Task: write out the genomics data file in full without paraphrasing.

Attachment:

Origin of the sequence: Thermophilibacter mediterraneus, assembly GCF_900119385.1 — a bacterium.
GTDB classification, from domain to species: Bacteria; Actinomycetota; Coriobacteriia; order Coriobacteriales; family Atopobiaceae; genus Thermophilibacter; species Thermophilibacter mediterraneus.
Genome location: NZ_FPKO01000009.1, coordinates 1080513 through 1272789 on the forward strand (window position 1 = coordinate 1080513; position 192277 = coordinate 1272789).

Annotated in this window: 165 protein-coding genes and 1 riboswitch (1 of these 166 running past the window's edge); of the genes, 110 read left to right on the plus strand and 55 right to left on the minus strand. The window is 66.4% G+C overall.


Origin of the sequence: Thermophilibacter mediterraneus, assembly GCF_900119385.1 — a bacterium.
GTDB classification, from domain to species: Bacteria; Actinomycetota; Coriobacteriia; order Coriobacteriales; family Atopobiaceae; genus Thermophilibacter; species Thermophilibacter mediterraneus.
Genome location: NZ_FPKO01000009.1, coordinates 1080513 through 1272789 on the forward strand (window position 1 = coordinate 1080513; position 192277 = coordinate 1272789).

Annotated in this window: 165 protein-coding genes and 1 riboswitch (1 of these 166 running past the window's edge); of the genes, 110 read left to right on the plus strand and 55 right to left on the minus strand. The window is 66.4% G+C overall.